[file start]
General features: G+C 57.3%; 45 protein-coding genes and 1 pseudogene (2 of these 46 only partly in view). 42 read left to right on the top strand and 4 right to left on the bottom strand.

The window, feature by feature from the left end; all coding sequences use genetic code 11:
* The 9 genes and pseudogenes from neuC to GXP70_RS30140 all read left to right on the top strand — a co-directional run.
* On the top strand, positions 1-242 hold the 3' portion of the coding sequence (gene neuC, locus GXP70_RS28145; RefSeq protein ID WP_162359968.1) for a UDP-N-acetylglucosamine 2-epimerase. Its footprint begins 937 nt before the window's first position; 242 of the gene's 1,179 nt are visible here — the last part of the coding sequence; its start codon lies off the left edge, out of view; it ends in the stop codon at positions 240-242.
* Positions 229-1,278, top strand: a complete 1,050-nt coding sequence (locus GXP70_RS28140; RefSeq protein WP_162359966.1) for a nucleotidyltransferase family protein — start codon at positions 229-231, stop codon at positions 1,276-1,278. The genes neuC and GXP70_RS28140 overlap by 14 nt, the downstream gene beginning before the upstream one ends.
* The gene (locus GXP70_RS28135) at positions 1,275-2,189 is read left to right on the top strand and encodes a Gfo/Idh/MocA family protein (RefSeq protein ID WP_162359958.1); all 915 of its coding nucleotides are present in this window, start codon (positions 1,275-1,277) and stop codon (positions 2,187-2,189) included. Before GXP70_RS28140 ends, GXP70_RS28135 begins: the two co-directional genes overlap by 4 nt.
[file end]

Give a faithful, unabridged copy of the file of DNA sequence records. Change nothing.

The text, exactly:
General features: G+C 57.3%; 45 protein-coding genes and 1 pseudogene (2 of these 46 only partly in view). 42 read left to right on the top strand and 4 right to left on the bottom strand.

The window, feature by feature from the left end; all coding sequences use genetic code 11:
* The 9 genes and pseudogenes from neuC to GXP70_RS30140 all read left to right on the top strand — a co-directional run.
* On the top strand, positions 1-242 hold the 3' portion of the coding sequence (gene neuC, locus GXP70_RS28145; RefSeq protein ID WP_162359968.1) for a UDP-N-acetylglucosamine 2-epimerase. Its footprint begins 937 nt before the window's first position; 242 of the gene's 1,179 nt are visible here — the last part of the coding sequence; its start codon lies off the left edge, out of view; it ends in the stop codon at positions 240-242.
* Positions 229-1,278, top strand: a complete 1,050-nt coding sequence (locus GXP70_RS28140; RefSeq protein WP_162359966.1) for a nucleotidyltransferase family protein — start codon at positions 229-231, stop codon at positions 1,276-1,278. The genes neuC and GXP70_RS28140 overlap by 14 nt, the downstream gene beginning before the upstream one ends.
* The gene (locus GXP70_RS28135) at positions 1,275-2,189 is read left to right on the top strand and encodes a Gfo/Idh/MocA family protein (RefSeq protein ID WP_162359958.1); all 915 of its coding nucleotides are present in this window, start codon (positions 1,275-1,277) and stop codon (positions 2,187-2,189) included. Before GXP70_RS28140 ends, GXP70_RS28135 begins: the two co-directional genes overlap by 4 nt.